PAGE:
As I write this, we are in the midst of Holy Week and the walk toward the cross.

Every year as we enter this time, the church is pushed again to think about the realities and expressions of our belief in the resurrection of Jesus Christ. The covenant made at the last supper, his death on the cross and his resurrection into new life compel us to live in the world in a way that is worthy of the forgiveness given by God.

Not an easy task, for sure. Our transformation in Christ and its compelling nature is such a complex event in our lives, but yet so simple. The graciousness of our God and God’s love simply permeate our souls so that joy and hope can be our only response.

Yet, at the same time, we live in God’s created world filled with a wondrous and often frustrating complexity, which sometimes makes it seem easier to give into the chaos around us.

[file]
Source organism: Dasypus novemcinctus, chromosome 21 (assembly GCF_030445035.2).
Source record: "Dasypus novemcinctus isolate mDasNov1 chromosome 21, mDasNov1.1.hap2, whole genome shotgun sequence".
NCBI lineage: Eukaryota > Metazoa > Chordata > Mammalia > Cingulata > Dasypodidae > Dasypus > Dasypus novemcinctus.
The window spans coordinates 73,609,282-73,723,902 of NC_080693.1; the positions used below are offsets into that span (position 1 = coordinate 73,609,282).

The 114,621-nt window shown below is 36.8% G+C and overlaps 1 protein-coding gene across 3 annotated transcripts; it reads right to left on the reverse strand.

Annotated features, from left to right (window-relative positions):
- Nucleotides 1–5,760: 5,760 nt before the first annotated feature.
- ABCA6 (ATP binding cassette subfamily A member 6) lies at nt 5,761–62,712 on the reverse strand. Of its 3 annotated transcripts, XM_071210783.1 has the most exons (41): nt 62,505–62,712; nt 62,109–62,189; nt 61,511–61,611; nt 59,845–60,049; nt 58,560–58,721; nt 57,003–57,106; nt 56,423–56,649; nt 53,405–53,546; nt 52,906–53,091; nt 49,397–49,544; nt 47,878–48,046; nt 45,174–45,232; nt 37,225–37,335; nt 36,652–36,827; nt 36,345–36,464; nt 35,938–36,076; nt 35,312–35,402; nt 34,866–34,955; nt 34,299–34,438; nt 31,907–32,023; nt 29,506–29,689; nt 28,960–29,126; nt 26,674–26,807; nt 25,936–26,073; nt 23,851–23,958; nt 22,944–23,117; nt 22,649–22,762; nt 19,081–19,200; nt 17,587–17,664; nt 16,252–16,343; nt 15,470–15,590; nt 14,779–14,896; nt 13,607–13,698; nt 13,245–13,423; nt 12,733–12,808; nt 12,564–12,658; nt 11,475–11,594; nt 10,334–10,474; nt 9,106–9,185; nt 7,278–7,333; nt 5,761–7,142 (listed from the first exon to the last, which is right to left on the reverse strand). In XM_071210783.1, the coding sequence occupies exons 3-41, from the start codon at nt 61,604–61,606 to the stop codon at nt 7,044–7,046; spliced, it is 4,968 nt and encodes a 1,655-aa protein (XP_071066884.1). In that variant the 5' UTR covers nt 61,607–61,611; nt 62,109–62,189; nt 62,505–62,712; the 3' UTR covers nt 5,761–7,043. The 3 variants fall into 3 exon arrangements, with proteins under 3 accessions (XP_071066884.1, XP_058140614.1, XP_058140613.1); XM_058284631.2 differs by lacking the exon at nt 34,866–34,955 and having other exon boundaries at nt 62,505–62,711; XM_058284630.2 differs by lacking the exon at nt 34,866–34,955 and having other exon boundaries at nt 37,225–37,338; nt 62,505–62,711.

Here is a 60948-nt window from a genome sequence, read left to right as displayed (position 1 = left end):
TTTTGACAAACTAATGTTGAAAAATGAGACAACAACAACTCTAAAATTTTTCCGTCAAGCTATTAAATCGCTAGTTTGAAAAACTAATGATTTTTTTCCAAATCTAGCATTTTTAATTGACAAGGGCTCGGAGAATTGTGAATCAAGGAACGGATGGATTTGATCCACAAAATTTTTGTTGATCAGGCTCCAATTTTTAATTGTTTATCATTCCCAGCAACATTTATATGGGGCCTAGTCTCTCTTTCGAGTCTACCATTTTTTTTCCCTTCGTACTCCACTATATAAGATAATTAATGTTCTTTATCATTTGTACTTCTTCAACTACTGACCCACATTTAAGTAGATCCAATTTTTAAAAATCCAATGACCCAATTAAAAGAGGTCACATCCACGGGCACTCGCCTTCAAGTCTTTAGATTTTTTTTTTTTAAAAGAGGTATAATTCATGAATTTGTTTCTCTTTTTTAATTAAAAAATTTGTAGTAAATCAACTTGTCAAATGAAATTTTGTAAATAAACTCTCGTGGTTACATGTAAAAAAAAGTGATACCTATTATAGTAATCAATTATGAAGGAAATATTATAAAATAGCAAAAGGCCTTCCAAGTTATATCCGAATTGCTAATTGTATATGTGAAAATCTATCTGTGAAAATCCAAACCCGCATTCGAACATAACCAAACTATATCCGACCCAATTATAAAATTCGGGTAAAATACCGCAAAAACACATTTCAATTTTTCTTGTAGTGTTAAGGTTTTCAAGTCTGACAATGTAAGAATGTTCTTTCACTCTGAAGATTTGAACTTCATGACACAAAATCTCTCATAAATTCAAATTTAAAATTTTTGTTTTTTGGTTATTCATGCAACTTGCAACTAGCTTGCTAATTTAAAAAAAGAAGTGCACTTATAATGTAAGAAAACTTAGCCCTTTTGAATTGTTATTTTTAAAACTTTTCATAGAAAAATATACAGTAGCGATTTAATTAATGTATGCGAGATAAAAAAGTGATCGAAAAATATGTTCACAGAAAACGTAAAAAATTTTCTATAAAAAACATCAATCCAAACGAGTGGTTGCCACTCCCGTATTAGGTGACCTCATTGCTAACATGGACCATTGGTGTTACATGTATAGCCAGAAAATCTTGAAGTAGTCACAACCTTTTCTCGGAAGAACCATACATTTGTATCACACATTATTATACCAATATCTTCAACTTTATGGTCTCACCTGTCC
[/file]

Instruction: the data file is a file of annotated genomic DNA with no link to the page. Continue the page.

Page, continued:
One could argue that the world is always in some kind of turmoil. But it seems that in today’s climate of economic turmoil, violence, war and anxiety, being able to live this walk from promise to despair to hope is a life the church is compelled to live.

As the world faces death and despair in both body and spirit, will we be the hands and hearts of Christ to live, breathe and share the hope that Christ brings? 

I have no doubt we will, for if we take seriously the gracious nature of God, we have no other choice but to live that new life for the world, as Christ has been the new life for each of us.